The 2016 Annual World Economic Forum in Davos-Klosters, Switzerland, will take place this year from January 20 to 23, under the theme “Mastering the Fourth Industrial Revolution.”
To the surprise of some, Greek Prime Minister Alexis Tsipras is among the political leaders who has been invited to attend this year’s World Economic Forum. Tsipras, who will apparently be accompanied by only one of his Ministers, Nikos Pappas, will have the opportunity not only to interact with some of the world’s leading corporate figures and economic gurus, but also to engage in a debate with German Finance Minister Wolfgang Schaeuble on the Eurozone’s future.
Very little, if anything, is ever accomplished at the World Economic Forum in Davos, so there should not be any high expectations insofar as the attainment of any concrete results are concerned that may have a direct bearing on the current economic situation in Greece. Much of the Greek press back home treats Tsipras’ visit to Davos as an opportunity to attract foreign investments in the country, but this is frivolous talk. Serious investors do their homework in advance and do not rely on the circus-like elements of the World Economic Forum to make decisions about where they will invest their funds.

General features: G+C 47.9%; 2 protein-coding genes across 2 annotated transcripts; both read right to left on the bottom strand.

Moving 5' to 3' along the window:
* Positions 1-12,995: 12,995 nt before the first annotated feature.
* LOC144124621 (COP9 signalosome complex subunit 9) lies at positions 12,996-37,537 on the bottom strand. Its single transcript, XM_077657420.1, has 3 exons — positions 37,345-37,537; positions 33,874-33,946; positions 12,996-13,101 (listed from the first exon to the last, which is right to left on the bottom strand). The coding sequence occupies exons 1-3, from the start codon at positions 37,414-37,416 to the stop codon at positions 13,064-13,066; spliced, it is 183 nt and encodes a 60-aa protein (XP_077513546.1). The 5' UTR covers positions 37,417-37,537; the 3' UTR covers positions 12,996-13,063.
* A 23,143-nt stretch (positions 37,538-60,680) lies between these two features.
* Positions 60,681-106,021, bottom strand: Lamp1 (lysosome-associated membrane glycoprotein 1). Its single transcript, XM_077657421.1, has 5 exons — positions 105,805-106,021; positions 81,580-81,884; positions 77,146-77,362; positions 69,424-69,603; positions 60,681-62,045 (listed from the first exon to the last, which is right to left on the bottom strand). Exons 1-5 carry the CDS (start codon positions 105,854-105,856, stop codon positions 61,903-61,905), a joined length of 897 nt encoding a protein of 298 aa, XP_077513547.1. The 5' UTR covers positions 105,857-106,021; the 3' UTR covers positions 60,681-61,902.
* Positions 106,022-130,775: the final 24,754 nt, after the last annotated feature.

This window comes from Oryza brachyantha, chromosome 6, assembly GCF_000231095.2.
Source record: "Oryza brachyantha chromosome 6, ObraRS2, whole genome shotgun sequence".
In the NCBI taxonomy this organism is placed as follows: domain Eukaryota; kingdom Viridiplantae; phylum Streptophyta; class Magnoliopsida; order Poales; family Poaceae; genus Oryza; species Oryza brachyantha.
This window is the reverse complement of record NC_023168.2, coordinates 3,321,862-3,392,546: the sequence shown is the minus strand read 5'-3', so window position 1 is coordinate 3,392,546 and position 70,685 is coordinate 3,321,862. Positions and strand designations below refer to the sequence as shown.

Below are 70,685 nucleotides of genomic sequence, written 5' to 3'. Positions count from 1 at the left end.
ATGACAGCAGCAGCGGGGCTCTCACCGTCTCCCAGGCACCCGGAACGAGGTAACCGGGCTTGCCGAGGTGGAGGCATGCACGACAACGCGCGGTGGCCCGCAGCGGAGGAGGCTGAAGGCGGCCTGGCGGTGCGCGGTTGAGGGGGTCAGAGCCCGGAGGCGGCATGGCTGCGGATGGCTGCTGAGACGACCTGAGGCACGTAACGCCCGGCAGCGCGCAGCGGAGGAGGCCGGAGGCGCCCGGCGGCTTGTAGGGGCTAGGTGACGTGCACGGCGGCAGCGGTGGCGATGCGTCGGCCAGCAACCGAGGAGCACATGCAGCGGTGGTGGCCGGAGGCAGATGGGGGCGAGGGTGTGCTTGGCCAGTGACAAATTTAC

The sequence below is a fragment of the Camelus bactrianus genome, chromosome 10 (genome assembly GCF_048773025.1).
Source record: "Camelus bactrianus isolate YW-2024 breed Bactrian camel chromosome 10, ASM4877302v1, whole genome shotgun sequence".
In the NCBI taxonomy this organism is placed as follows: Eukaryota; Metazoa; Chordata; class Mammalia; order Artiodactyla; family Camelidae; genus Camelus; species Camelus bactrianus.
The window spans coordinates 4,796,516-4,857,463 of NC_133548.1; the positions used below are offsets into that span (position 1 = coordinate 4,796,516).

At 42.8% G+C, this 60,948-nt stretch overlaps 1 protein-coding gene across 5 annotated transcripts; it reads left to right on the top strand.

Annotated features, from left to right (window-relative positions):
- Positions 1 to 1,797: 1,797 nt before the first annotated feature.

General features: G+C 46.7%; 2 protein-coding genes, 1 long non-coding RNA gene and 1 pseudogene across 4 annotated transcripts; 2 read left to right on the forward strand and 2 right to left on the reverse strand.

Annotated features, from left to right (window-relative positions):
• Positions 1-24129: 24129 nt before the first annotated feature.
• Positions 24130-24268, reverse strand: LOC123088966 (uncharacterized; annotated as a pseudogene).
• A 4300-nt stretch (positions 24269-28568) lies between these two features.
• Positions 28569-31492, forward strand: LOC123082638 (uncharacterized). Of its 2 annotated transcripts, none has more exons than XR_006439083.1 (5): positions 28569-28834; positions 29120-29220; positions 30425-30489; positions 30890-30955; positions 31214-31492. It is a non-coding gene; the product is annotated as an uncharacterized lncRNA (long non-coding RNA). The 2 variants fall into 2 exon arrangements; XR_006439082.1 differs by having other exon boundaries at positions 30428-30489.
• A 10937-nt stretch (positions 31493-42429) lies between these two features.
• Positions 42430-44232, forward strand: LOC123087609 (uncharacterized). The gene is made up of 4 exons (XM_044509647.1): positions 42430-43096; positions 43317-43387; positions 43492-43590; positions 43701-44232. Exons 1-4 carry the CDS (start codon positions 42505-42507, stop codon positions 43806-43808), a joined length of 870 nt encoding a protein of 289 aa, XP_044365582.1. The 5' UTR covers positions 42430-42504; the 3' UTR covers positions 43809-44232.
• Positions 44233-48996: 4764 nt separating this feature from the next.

In addition, the Greek PM’s prior attempt to lure investors, when he spoke at the Clinton Global Initiative on September 28, 2015, ended up as a fiasco not only for Tsipras’ image, as he was totally unprepared to address key questions about the Greek economy posed by the former U.S. President himself and his command of the English language, as he made the cardinal sin in the world of diplomacy of opting to speak without the use of an interpreter, was made fun of by most of the Greek and foreign media alike.
Having said that, the Greek economic environment has a long way to go before it becomes a magnet for foreign investments. The Greek public sector is fraught with bureaucratic red tape and inefficiency, and corruption still reigns supreme.
Lest we forget, what Greece also needs is not merely foreign investments, but the kind of investments that will boost growth in the real economy and generate jobs. Investments in the financial sector and real estate provide opportunities for the accumulation of wealth at the top and have very little impact on job creation.
If anything, Tsipras should keep these things in mind when he meets face to face with some of the financial vultures attending this year’s World Economic Forum.
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